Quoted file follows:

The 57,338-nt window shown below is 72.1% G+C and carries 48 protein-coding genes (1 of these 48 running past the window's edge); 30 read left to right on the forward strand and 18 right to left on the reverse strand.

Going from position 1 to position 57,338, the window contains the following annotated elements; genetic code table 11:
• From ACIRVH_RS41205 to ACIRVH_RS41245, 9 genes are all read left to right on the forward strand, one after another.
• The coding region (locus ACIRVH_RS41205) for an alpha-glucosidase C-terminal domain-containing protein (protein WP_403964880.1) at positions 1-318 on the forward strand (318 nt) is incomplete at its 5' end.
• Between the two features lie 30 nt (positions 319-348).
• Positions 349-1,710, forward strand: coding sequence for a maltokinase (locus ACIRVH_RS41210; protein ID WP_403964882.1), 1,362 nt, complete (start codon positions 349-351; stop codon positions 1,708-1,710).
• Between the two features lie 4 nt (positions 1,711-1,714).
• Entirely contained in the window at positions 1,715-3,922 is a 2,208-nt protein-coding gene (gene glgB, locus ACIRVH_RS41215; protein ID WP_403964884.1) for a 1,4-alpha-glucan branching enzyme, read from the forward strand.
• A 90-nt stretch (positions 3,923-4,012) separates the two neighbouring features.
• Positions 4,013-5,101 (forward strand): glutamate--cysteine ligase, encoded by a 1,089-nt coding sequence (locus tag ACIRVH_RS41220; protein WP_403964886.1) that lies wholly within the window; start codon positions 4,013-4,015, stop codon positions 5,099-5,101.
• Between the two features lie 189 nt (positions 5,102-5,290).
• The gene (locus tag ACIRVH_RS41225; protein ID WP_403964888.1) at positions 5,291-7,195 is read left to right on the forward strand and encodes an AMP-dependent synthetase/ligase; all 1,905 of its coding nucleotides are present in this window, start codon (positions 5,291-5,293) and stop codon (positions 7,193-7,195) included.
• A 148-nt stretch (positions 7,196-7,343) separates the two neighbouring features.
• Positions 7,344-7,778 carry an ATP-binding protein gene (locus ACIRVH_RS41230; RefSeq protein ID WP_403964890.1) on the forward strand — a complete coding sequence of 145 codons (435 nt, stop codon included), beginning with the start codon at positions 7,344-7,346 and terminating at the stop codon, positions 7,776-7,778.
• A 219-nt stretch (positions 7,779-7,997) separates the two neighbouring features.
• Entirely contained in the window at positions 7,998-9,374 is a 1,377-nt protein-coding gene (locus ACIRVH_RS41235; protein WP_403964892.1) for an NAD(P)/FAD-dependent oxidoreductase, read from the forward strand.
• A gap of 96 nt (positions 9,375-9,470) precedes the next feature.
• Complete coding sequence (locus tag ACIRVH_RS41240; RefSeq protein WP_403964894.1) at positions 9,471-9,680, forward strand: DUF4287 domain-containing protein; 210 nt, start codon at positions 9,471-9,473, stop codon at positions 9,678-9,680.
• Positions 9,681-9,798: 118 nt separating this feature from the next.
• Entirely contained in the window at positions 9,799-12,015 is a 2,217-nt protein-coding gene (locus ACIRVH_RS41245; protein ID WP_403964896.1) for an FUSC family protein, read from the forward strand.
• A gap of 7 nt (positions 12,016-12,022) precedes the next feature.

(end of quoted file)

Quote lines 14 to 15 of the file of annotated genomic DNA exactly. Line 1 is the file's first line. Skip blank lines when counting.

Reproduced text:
• Positions 7,344-7,778 carry an ATP-binding protein gene (locus ACIRVH_RS41230; RefSeq protein ID WP_403964890.1) on the forward strand — a complete coding sequence of 145 codons (435 nt, stop codon included), beginning with the start codon at positions 7,344-7,346 and terminating at the stop codon, positions 7,776-7,778.
• A 219-nt stretch (positions 7,779-7,997) separates the two neighbouring features.